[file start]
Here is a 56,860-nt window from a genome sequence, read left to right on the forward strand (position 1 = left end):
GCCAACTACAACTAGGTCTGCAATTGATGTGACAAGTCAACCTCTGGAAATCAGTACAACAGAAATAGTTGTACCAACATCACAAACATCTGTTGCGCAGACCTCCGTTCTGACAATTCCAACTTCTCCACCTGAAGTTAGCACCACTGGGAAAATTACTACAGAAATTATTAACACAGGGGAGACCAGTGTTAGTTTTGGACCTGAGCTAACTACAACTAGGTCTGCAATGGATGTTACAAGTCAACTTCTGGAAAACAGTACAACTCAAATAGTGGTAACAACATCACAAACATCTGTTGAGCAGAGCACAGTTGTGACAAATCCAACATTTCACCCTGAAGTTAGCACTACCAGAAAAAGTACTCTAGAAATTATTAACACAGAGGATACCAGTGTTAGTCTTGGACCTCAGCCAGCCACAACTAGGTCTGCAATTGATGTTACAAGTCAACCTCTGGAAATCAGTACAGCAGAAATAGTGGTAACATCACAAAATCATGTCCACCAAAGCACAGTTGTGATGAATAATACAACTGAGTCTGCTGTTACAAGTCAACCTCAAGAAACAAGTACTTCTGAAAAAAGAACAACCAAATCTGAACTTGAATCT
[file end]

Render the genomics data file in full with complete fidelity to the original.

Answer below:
Here is a 56,860-nt window from a genome sequence, read left to right on the forward strand (position 1 = left end):
GCCAACTACAACTAGGTCTGCAATTGATGTGACAAGTCAACCTCTGGAAATCAGTACAACAGAAATAGTTGTACCAACATCACAAACATCTGTTGCGCAGACCTCCGTTCTGACAATTCCAACTTCTCCACCTGAAGTTAGCACCACTGGGAAAATTACTACAGAAATTATTAACACAGGGGAGACCAGTGTTAGTTTTGGACCTGAGCTAACTACAACTAGGTCTGCAATGGATGTTACAAGTCAACTTCTGGAAAACAGTACAACTCAAATAGTGGTAACAACATCACAAACATCTGTTGAGCAGAGCACAGTTGTGACAAATCCAACATTTCACCCTGAAGTTAGCACTACCAGAAAAAGTACTCTAGAAATTATTAACACAGAGGATACCAGTGTTAGTCTTGGACCTCAGCCAGCCACAACTAGGTCTGCAATTGATGTTACAAGTCAACCTCTGGAAATCAGTACAGCAGAAATAGTGGTAACATCACAAAATCATGTCCACCAAAGCACAGTTGTGATGAATAATACAACTGAGTCTGCTGTTACAAGTCAACCTCAAGAAACAAGTACTTCTGAAAAAAGAACAACCAAATCTGAACTTGAATCT